Last Reviewed: October 2014
- Versión en español – Centers for Disease Control and Prevention (CDC)
What is Hantavirus disease?
Hantavirus disease is caused by several different strains of Hantaviruses. Hantaviruses are found in wild rodents in different parts of the world. Hantaviruses found in North America cause Hantavirus Pulmonary Syndrome which can cause severe lung problems. In the U.S., human Hantavirus infections were first identified in the Southwest in 1993. Although most cases have occurred in the western U.S., sporadic cases have been found in several eastern states including New York.
What are the symptoms of Hantavirus disease, and how long after infection do they appear?
Symptoms usually appear within two to four weeks of infection, but can appear as early as one week or as late as six weeks after infection. Initial symptoms are general and ﬂu-like: fever (101° F and above); headache; abdominal, joint, and lower back pain; sometimes nausea and vomiting. However, the primary symptom of this disease is difficulty in breathing, which is caused by fluid build-up in the lungs, and which quickly progresses to an inability to breathe. Infected persons sometimes die of respiratory failure or shock.
Is this illness common to humans?
No. Hantavirus infections are rare. Sporadic or isolated cases may occur throughout the country, but the majority of cases have occurred in the southwestern U.S. Only 5 cases have resulted from exposure in New York State, three on Long Island (during 1994, 1995, and 2011), one in the Catskills (during 2000), and one in the Adirondacks (during 2012).
How is the virus transmitted?
Hantavirus can be spread from wild rodents, particularly mice and rats, to people. The virus, which is found in rodent urine, saliva, and feces, can be easily aerosolized in confined spaces when disturbed by rodents or human activities, such as sweeping or vacuuming. Breathing in the virus is the most common form of transmission; however, one can also become infected by touching the mouth or nose after handling contaminated materials. While rare, a rodent's bite can also spread the virus. Pets (including dogs, cats, and rodents from pet stores) are not known to carry Hantavirus.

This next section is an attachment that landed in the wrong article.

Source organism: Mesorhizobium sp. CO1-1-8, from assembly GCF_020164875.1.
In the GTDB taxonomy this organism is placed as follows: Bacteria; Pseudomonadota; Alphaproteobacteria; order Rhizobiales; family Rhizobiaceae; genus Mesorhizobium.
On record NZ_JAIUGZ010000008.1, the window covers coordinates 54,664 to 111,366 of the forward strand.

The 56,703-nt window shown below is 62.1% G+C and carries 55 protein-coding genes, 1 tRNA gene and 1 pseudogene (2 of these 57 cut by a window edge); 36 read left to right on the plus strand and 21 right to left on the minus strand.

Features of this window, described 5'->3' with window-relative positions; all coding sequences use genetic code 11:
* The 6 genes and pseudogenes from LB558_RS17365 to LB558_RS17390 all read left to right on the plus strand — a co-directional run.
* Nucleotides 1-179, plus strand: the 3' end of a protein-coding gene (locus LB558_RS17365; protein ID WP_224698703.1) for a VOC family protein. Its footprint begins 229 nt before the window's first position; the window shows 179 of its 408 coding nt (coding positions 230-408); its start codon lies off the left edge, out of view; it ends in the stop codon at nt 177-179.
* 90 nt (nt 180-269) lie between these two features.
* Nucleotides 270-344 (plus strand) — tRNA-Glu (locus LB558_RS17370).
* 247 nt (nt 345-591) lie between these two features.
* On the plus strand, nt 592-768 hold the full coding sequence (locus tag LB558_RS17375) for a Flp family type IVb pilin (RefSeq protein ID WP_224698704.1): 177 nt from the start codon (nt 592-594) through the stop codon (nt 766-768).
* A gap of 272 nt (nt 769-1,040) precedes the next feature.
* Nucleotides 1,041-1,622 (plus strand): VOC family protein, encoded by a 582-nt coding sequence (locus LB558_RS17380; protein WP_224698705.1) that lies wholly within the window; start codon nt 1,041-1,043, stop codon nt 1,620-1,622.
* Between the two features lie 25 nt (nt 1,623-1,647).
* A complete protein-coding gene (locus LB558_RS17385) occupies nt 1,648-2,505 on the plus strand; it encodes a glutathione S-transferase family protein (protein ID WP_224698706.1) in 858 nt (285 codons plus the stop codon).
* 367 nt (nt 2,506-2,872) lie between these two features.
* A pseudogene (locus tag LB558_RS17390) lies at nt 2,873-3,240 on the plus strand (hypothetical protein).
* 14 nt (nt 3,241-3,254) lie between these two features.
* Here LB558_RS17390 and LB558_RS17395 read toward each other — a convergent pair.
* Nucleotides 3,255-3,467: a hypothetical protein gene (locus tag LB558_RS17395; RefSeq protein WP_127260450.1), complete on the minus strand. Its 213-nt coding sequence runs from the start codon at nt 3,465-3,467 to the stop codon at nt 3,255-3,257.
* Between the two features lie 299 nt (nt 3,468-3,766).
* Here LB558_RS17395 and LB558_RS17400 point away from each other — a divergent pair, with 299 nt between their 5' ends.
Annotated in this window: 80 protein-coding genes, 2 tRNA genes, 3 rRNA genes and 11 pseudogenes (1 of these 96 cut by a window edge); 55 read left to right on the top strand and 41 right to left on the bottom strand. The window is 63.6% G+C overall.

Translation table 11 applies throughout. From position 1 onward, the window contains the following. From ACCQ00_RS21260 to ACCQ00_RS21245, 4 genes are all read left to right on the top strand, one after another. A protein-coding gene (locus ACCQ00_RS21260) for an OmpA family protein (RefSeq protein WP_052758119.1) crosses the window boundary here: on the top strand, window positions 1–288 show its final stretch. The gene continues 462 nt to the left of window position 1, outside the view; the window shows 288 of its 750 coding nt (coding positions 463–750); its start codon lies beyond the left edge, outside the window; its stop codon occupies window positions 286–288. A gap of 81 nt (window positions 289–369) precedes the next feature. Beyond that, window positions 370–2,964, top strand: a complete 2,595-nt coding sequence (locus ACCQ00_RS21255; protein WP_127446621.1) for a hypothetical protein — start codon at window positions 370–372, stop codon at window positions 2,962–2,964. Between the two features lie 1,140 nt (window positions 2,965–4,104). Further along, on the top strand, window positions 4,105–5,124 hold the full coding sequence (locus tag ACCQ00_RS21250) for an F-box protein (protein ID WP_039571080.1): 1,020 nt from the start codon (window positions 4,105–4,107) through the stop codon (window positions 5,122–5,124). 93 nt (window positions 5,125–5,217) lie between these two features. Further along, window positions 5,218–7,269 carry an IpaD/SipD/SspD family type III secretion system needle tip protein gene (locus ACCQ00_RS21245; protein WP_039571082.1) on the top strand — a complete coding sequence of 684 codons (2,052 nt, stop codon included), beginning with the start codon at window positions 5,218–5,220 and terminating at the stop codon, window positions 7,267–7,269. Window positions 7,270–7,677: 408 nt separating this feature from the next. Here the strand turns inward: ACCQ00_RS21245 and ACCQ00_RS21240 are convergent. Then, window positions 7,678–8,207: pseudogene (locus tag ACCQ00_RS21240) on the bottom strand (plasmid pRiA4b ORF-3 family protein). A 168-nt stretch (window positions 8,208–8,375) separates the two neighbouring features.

There is no evidence of person-to-person transmission in the United States. No health care workers have been infected while caring for infected persons.
Is there any treatment?
There is no specific treatment, cure, or vaccine for Hantavirus disease. Early supportive treatment of patients with Hantavirus disease can improve survival. If there is a high degree of suspicion of Hantavirus disease, patients should be immediately transferred to an emergency department or intensive care unit for close monitoring and care. Experimental ribavirin treatment has not been successful for Hantavirus patients and is not recommended.
Is the disease always fatal?
No. Soon after the disease was first recognized about half of those infected died, but rapid diagnosis and supportive treatment have improved survival. Mild illnesses have been reported.
Is it safe to travel where Hantavirus infection has been reported?
Yes. Travel to and within areas where Hantavirus infection has been reported is safe. Yet, visitors to rural areas and nature resorts — campers, hikers, and others who take part in activities outdoors — can become exposed to rodent urine, saliva, or droppings, which present possible exposure to the virus. Therefore, these persons should take appropriate precautions to protect themselves.
What is the best way to prevent exposure to Hantaviruses?